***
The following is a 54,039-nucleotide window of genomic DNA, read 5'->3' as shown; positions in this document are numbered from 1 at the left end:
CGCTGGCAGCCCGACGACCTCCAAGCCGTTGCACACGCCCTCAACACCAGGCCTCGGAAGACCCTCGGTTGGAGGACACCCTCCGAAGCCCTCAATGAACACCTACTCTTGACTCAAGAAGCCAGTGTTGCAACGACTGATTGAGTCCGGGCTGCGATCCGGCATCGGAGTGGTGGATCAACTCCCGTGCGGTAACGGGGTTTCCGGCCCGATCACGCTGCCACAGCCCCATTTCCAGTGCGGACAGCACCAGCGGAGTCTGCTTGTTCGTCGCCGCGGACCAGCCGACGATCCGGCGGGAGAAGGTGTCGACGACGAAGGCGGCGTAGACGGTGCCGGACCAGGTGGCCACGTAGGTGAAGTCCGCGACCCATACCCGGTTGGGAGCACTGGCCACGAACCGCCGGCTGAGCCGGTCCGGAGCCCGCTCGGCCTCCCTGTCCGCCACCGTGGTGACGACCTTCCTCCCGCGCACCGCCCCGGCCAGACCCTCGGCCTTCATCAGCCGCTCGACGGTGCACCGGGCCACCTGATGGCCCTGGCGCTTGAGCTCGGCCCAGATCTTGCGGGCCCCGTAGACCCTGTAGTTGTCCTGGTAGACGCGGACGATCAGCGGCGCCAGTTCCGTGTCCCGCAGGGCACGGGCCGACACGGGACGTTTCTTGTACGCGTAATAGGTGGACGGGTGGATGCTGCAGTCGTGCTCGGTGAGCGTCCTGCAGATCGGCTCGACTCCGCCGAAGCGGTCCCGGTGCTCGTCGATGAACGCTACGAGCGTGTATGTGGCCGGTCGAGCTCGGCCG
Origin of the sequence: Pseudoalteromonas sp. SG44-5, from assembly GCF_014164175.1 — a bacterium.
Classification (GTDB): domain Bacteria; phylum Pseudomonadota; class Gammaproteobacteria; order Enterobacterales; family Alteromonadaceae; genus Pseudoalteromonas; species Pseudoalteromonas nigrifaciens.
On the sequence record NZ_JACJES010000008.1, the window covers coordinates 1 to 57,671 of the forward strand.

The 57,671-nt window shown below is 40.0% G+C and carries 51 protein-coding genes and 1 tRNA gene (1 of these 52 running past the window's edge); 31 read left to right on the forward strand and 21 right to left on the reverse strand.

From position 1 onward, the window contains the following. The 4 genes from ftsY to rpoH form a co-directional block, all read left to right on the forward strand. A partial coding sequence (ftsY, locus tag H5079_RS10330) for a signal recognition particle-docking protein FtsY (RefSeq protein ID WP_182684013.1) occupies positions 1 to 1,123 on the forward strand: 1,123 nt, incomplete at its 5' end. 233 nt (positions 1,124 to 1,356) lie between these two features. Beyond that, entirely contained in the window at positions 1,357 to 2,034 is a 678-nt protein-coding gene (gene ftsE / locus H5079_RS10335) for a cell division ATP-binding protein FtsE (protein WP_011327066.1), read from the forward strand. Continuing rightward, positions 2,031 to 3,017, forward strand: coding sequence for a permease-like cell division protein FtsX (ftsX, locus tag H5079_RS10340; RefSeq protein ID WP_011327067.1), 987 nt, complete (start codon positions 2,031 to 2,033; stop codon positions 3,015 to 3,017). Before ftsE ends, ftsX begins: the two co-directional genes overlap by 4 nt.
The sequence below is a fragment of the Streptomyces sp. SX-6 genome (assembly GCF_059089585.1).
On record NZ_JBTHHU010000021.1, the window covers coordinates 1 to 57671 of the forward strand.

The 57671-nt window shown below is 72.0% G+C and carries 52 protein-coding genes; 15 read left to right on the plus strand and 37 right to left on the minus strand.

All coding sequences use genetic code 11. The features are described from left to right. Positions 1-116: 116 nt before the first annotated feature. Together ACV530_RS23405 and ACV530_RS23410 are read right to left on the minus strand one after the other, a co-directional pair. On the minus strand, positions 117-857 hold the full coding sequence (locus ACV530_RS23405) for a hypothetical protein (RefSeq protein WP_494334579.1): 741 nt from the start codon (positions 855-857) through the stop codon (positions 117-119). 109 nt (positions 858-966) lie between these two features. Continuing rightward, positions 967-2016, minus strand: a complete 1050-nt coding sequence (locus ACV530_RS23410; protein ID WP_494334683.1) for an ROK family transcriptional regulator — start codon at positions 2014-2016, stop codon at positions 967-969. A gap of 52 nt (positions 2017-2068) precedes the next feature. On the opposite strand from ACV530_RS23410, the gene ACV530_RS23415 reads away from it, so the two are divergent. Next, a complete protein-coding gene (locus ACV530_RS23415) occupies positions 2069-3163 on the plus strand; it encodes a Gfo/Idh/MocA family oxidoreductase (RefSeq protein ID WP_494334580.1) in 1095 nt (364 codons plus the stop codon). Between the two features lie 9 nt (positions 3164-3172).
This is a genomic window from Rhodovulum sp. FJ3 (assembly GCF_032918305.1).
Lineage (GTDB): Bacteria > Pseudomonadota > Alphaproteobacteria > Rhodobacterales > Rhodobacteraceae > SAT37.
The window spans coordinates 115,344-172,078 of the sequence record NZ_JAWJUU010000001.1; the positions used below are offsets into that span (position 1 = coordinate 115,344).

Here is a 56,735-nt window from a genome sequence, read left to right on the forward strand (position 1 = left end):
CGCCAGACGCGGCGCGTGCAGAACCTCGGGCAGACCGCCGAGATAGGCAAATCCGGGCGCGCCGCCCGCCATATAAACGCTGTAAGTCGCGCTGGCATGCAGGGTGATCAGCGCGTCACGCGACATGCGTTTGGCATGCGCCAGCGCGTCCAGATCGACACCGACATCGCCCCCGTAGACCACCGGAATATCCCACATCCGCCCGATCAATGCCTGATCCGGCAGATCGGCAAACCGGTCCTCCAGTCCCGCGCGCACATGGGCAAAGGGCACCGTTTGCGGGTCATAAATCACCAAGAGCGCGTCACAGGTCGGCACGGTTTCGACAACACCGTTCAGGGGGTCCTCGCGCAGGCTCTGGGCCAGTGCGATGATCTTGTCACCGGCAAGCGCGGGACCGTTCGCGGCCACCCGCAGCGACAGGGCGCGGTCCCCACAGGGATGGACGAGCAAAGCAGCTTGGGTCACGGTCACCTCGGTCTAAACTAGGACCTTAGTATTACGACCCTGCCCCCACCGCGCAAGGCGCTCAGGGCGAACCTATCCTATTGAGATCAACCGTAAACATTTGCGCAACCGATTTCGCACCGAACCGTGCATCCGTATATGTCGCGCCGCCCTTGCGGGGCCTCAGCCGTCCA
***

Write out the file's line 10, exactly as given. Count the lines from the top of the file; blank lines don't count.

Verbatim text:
The 57671-nt window shown below is 72.0% G+C and carries 52 protein-coding genes; 15 read left to right on the plus strand and 37 right to left on the minus strand.